This is according to a new briefing published today by the think tank Centre for Cities, which examines how the Government can ensure that business rates devolution (1) supports long-term economic growth in cities across the country.
The briefing warns that devolving the business rates system in its current form will help successful cities to become more productive, but will not give struggling places the right incentives to tackle low productivity and encourage economic growth.
This is because in the current system, places can only increase business rates revenue by increasing the quantity – but not the quality – of commercial floor space in their areas (2). This has different impacts in different places:
- High productivity cities – where there is already high demand for commercial space – are given incentives to develop the additional commercial space they need to grow their economies.
- But in low productivity cities – where there is less demand from high value businesses – the system encourages more of the low skilled, out-of-town commercial activities (for example, call centres or warehouses) which these places are already home to. It does not offer incentives to address the barriers they face in attracting more high value and highly productive firms.
The briefing sets out two main reforms that the Government should make to ensure that business rates devolution supports long-term growth in as many places as possible:
- Allow local authorities to retain the value uplift resulting from improving the quality of local commercial property. This would give places a direct financial reward for improving commercial space (as well as taking steps to boost infrastructure and skills), which in turn will help them attract more high value businesses and jobs.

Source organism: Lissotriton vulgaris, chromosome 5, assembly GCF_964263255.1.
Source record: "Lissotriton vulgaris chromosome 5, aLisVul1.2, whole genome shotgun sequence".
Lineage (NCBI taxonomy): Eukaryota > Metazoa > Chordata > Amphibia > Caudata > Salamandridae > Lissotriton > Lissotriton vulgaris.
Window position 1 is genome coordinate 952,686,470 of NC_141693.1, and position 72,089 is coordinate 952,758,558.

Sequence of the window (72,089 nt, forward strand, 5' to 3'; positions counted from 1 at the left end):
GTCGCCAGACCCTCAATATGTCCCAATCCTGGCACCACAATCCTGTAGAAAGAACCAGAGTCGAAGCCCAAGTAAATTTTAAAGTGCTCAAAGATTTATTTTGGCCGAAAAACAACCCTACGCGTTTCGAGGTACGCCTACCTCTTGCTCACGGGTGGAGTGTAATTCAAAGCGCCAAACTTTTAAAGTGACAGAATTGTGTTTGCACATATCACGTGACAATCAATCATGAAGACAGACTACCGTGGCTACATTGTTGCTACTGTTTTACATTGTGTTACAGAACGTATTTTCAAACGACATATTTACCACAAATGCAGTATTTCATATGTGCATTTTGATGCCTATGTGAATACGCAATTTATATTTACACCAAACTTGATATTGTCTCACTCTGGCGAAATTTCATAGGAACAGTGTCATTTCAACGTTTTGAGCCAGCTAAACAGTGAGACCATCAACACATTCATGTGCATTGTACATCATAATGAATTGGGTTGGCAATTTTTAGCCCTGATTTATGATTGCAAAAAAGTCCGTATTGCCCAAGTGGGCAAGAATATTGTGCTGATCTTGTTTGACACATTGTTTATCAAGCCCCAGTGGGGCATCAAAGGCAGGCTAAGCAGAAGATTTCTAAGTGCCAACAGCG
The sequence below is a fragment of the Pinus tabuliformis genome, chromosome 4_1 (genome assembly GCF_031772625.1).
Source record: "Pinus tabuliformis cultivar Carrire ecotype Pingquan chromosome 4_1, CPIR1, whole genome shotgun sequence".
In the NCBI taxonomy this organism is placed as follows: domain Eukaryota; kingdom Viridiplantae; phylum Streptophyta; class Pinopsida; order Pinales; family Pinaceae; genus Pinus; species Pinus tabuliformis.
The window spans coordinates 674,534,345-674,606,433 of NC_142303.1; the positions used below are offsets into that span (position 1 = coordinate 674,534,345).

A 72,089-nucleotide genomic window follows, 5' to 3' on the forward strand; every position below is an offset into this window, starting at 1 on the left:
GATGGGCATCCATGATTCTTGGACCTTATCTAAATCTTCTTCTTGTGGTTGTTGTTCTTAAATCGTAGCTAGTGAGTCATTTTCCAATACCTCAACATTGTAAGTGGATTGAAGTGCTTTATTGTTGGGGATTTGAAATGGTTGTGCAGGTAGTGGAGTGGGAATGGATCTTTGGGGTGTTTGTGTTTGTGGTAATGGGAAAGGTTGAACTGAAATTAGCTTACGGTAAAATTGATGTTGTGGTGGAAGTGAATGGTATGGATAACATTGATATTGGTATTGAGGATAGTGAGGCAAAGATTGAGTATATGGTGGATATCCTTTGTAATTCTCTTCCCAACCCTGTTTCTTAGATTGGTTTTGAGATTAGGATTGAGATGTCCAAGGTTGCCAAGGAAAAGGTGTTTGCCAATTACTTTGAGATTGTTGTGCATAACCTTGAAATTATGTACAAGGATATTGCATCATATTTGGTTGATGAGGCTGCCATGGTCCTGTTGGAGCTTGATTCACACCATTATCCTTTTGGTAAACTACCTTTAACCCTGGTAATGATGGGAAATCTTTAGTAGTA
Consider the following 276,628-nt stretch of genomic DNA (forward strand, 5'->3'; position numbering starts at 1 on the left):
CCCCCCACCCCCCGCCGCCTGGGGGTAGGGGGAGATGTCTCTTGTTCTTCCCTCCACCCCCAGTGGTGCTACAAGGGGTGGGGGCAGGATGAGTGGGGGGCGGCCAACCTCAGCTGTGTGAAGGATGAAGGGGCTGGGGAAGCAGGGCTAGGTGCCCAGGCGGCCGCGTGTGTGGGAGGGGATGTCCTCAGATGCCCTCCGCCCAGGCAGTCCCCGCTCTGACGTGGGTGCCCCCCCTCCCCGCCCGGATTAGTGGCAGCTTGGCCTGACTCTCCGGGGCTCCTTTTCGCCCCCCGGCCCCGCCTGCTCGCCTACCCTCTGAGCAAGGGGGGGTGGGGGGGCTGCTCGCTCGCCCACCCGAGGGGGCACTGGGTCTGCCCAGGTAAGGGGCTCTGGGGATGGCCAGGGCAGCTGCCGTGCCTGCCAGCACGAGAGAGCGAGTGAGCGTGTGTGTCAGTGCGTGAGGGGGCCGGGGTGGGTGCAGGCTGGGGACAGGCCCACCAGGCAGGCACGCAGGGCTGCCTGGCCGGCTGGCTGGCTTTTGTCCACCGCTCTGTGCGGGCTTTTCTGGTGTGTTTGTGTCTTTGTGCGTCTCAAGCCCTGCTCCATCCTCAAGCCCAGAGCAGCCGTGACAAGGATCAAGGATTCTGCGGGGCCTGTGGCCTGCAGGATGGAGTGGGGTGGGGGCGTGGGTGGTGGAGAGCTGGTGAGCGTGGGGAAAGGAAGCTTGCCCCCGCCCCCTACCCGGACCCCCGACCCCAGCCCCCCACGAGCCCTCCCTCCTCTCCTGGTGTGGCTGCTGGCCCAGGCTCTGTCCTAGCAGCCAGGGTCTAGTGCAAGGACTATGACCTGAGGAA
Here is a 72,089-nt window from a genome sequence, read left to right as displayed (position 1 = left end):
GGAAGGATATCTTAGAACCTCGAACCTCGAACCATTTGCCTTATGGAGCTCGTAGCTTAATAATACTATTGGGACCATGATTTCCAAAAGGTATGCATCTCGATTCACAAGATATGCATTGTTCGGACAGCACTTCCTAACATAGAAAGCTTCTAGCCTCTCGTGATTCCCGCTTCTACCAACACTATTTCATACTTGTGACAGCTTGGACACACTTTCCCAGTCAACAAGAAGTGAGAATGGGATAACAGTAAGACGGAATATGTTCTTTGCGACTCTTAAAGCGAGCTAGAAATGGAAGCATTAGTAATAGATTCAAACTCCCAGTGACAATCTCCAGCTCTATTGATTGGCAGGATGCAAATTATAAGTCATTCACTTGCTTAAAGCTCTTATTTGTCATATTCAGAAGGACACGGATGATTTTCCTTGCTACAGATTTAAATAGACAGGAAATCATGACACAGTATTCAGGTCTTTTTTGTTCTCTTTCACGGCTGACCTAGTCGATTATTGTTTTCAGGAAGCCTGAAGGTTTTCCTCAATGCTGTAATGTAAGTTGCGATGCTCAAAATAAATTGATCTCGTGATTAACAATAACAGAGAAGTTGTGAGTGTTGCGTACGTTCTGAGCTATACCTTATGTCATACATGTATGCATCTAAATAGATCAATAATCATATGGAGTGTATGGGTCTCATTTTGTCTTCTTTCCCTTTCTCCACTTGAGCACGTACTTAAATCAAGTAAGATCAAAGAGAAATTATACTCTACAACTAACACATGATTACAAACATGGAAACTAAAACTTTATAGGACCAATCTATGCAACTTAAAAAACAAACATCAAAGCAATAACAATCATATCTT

- Simplify the system to make it more efficient and responsive. In particular, the Government should introduce more frequent revaluations of business rates, to make the system more responsive to market changes and more stable. It should also remove the cap on the total yield of business rates revenue to be generated, to allow places to generate more revenue overall.
Andrew Carter, Chief Executive of the think tank Centre for Cities said:
“Devolving business rates could be a hugely significant step towards giving cities more of the powers, resources and incentives they need to tackle the economic challenges they face. But for that to happen, the Government needs to make the current system more inclusive and responsive to the needs of struggling places – otherwise devolution will entrench economic disparities across the country.
“That means giving places more incentives to improve their commercial property, as well as making more business space available. Not only will that reward places for taking the right steps to attract more high value firms and jobs, it will also help generate more business rates revenue overall – some of which can be redistributed to places which are struggling.
“In the long-term, the Government should also consider other fiscal powers that it can hand to cities, such as land and property taxes. This will be important in putting cities across the country on a sustainable financial footing for the future.”
(1) Plans for business rates devolution were first announced by the former Chancellor George Osborne in 2015. The Government is currently piloting options for business rates devolution in different parts of the UK, with a view to eventually allowing places to retain 100% of business rates growth.
(2) This is because the rateable values assigned to properties in places across the country are fixed for a number of years, meaning that the only way to increase total intake from rates is to expand floor space.